We have been here before. The most remarkable thing about the 2021 Scottish Parliament election results is their similarity to the outcome of the last contest in 2016. That was when Nicola Sturgeon lost the overall majority bequeathed to her by her predecessor, Alex Salmond, whose success at the polls in 2011 Sturgeon has tried twice – and failed twice – to emulate.
Five years ago the SNP swept all before it but failed to secure a majority, winning 63 out of 129 seats. But the always helpful Greens were on hand to push the pro-independence bloc over the lines; they may have “Green” in their title but concerns about climate change come a very poor third behind the party’s true priorities: Scottish independence and trans rights.
In other words, in terms of the political situation, Scotland finds itself in is no different in substance to that of 2016. At that time, Sturgeon had no immediate plans to call for another referendum (although she always would have at some point) but the EU referendum a month later gave her the excuse she wanted to start rattling her sabres.
In March 2018 a majority of MSPs – SNP plus the Greens – duly voted to hold that much desired second independence referendum. In most countries, democratic mandates are given to elected politicians by voters; in Scotland, the politicians, when needs demand, construct their own. And so it was that Holyrood “mandated” the Scottish Government to seek what is called a Section 30 Order under the Scotland Act, which would have the effect of transferring to Edinburgh the legal authority to hold such a referendum.
And then, something that Nicola Sturgeon would today describe as “absurd and completely outrageous” happened: the prime minister said no. Across Scotland journalists reached for the smelling salts. “But…but… what about the mandate?”
The prime minister in question at the time was Theresa May, but Sturgeon, it turned out, had no greater luck with her successor, Boris Johnson. This knocked the SNP for six. Ever since the party moved into government in 2007, it had got used to Westminster doing precisely what the nationalists told it to do, tearing up the original devolution settlement and transferring lots of shiny new powers to Holyrood, even granting the power to hold that elusive referendum in 2014.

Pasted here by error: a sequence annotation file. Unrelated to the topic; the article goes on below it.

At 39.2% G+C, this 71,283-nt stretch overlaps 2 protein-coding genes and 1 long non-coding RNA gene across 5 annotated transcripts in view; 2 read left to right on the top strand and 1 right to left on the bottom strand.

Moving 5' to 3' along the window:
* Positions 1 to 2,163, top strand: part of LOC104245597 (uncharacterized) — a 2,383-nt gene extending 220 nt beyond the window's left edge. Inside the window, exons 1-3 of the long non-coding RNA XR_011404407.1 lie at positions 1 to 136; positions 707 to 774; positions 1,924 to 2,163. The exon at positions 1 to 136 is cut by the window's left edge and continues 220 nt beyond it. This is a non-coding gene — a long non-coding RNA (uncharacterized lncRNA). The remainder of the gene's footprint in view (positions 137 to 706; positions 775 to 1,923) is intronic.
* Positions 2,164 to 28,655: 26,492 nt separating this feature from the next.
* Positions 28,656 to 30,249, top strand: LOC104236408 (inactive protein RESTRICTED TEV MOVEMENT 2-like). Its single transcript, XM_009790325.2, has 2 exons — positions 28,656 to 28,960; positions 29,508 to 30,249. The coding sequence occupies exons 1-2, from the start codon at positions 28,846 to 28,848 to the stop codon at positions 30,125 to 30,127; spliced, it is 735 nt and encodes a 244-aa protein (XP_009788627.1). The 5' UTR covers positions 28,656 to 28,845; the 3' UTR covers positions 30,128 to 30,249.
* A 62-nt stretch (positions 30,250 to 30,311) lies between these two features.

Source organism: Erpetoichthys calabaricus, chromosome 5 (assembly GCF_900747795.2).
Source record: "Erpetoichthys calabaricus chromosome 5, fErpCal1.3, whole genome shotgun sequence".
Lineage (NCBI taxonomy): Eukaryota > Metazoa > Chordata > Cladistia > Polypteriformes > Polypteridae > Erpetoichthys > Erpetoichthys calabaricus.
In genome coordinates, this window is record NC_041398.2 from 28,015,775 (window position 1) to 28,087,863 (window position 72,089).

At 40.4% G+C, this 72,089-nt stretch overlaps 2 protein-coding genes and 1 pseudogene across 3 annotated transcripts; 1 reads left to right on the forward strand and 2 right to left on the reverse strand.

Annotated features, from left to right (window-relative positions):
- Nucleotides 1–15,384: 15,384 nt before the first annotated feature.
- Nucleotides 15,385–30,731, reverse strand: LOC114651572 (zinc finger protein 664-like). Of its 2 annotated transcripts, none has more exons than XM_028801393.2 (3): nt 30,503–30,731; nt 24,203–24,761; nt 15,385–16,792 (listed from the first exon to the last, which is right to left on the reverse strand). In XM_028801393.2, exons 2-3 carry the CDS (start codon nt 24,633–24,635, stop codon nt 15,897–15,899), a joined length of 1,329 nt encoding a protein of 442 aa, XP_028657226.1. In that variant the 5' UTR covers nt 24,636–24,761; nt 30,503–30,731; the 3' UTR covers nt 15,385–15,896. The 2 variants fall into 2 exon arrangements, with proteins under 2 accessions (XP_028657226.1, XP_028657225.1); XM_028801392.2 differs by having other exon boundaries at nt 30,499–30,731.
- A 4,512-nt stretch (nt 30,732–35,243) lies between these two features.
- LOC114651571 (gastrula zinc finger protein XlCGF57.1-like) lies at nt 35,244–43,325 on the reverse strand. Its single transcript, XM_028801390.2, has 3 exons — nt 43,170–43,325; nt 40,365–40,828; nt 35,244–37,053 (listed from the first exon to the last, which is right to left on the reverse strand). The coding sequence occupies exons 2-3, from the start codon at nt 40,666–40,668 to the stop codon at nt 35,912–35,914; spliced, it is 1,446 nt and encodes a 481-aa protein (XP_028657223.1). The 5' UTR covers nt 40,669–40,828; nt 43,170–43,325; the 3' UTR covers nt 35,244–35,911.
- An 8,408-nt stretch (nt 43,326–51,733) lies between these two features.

That Sturgeon would demand another vote on independence as soon as possible was never in any doubt, her earlier campaign promises of a “once in a lifetime opportunity” notwithstanding. Had the UK not voted to leave the EU, she would have come up with some other excuse – she herself publicly speculated that the renewal of Trident or continuing “Tory” austerity would provide handy triggers.
But she settled on Brexit and the mandate she claims to have received from voters last week gives her the authority to put it to another vote. One tiny, teensy wee problem with that: the constitution is explicitly reserved to Westminster by the Scotland Act; this is why Westminster had to grant permission the last time. Sturgeon was right there when that application was made – doesn’t she remember?
Nevertheless, she has a mandate, just not a mandate to hold a referendum. Her mandate obliges her to apply to the UK government for that Section 30 Order, but it doesn’t oblige Johnson to do anything at all. Once Sturgeon’s request has been refused, she may consider her mandate fulfilled. Of course, the First Minister may not see it that way.